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Corrine Sako advocates for patients and her fellow therapists

When Dr. Corrine Sako wraps up her last therapy session for the day, her work to meet the mental health needs of her community is far from over. 

The Sacramento-based psychologist is a fierce mental health advocate who leads several initiatives to improve access to mental health care for many of Sacramento’s most vulnerable residents.

Sako chairs the Sacramento County Mental Health Board and co-chairs The Community Wellness Response Team Advisory Committee, which is tasked with providing response alternatives when people call 9-1-1 for mental health emergencies. 

“I do it because I’m so very passionate about transforming the system, so that folks get care in the community,” said Sako, who is also the past President of the Sacramento Valley Psychological Association and a leader in the movement to stop the expansion of the Sacramento County jail and use those funds to expand community-based mental health services.

Although Sako always has a full plate, she has found time to become one of the most active members of NUHW’s Behavioral Health Associate Membership program.

“(BHAM) was everything that I’d been missing as a private practice practitioner because I don’t have a union, I don’t have representation,” Dr. Sako said. 

Founded in 2023, NUHW’s associate membership program offers private practice therapists the opportunity to further NUHW’s fight for mental health parity and stand up to insurers, who still offer low reimbursements that result in preventing lower and middle-income patients from accessing the care they need.

Like many therapists in the program, Sako likes the independence and autonomy that comes with private practice, but struggles to deal with insurance companies.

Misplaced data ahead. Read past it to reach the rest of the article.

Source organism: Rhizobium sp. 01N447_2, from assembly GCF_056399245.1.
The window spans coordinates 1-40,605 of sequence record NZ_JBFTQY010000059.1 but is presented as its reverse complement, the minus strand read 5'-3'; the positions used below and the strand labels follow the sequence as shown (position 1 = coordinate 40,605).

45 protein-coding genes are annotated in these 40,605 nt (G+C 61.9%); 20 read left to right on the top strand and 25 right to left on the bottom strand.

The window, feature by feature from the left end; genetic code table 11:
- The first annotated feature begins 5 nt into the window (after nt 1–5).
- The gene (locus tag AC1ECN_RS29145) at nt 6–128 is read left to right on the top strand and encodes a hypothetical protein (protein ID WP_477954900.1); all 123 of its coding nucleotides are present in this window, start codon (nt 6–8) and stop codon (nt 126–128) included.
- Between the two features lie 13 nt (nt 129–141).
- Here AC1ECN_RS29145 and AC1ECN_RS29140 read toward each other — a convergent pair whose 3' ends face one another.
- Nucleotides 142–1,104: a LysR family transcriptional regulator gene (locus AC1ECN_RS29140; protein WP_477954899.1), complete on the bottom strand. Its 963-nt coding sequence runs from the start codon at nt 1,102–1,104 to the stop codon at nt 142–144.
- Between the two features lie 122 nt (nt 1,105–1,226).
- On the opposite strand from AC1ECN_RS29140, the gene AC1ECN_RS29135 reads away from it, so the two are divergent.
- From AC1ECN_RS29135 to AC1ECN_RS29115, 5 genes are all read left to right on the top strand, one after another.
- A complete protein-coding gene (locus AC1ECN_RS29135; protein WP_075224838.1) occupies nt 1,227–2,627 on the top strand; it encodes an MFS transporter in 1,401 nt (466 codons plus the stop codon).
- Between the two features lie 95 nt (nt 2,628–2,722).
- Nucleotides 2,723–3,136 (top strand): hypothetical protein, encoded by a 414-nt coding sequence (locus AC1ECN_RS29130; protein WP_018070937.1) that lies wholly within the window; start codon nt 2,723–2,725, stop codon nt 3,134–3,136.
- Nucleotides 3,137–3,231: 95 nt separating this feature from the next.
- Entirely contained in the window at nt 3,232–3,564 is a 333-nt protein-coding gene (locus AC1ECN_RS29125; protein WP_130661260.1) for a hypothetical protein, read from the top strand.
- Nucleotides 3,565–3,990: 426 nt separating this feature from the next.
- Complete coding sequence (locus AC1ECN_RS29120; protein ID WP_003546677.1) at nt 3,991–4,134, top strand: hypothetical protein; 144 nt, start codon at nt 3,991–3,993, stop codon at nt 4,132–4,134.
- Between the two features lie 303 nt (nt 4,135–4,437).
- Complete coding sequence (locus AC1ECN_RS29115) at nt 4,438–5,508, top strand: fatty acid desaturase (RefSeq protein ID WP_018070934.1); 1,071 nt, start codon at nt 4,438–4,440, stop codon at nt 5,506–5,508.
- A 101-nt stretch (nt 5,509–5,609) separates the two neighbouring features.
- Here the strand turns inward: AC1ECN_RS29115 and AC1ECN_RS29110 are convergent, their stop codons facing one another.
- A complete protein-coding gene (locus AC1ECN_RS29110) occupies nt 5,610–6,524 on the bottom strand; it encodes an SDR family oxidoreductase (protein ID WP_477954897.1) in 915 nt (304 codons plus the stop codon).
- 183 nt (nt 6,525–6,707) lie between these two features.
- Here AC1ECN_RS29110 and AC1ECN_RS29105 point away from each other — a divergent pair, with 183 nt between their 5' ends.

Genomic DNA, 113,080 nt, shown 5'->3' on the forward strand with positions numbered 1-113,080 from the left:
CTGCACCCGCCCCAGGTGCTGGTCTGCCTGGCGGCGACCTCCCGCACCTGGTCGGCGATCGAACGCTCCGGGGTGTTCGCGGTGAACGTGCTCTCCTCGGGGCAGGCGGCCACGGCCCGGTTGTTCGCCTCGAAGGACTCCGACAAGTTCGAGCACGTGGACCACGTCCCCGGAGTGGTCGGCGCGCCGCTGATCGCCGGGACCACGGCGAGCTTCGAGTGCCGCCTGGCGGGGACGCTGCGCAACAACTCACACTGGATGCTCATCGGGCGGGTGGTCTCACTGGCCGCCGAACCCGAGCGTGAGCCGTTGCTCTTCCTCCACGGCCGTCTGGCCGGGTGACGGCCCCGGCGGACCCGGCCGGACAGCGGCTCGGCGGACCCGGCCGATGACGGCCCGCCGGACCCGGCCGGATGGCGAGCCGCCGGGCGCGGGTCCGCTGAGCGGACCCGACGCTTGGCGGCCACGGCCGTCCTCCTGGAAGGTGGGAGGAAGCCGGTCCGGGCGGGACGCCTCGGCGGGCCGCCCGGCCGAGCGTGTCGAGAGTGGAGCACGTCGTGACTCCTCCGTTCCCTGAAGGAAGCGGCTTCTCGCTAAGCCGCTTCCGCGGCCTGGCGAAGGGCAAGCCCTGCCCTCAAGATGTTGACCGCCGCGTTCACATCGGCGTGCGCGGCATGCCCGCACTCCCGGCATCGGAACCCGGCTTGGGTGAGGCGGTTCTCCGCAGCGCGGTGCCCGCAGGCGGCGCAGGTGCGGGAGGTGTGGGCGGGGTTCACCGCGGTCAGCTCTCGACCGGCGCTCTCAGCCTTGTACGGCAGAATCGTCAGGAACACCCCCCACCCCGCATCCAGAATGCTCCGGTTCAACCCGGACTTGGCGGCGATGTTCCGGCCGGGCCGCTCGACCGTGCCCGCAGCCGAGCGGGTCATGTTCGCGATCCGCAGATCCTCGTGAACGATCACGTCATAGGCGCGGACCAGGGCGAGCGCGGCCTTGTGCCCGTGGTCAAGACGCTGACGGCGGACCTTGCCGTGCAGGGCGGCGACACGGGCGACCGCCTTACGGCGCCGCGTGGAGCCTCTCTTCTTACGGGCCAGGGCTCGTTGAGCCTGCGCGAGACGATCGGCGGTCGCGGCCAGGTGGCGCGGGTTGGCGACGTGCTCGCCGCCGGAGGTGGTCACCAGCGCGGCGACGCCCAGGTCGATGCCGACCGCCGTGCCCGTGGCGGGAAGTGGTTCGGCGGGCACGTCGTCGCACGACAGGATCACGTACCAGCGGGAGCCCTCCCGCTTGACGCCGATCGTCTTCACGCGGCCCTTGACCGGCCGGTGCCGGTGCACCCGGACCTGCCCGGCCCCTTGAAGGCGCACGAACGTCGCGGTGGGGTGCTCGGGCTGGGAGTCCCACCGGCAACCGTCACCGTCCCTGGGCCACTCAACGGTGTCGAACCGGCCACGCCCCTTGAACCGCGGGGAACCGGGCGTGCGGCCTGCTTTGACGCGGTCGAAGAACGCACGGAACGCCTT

Whenever Dr. Sako has needed help with billing disputes and other issues dealing with insurance companies; she’s found herself at a dead end. 

“I’ve reached out to state professional associations, but they’re really more interested in representing themselves and their respective disciplines than the individual practitioner,” she said.

That’s why Dr. Sako jumped at the opportunity to join NUHW’s program, where she is helping grow a community of private practitioners to advocate for fair compensation and better mental healthcare access from managed care companies. 

“I found this to be more person-centered,” she said. “There’s more advocacy and action for quality of care and appreciating the fact that better conditions for practitioners ultimately lead to better care for the client.” 

Sako compared her fellow NUHW associate members to an orchestra. 

“We all have our individual strengths and it really produces a beautiful sound,” she said. “Private practice is so isolating. For self-care and longevity in this career, it benefits to find these people and this community. NUHW is a wonderful resource and community support for a therapist.”

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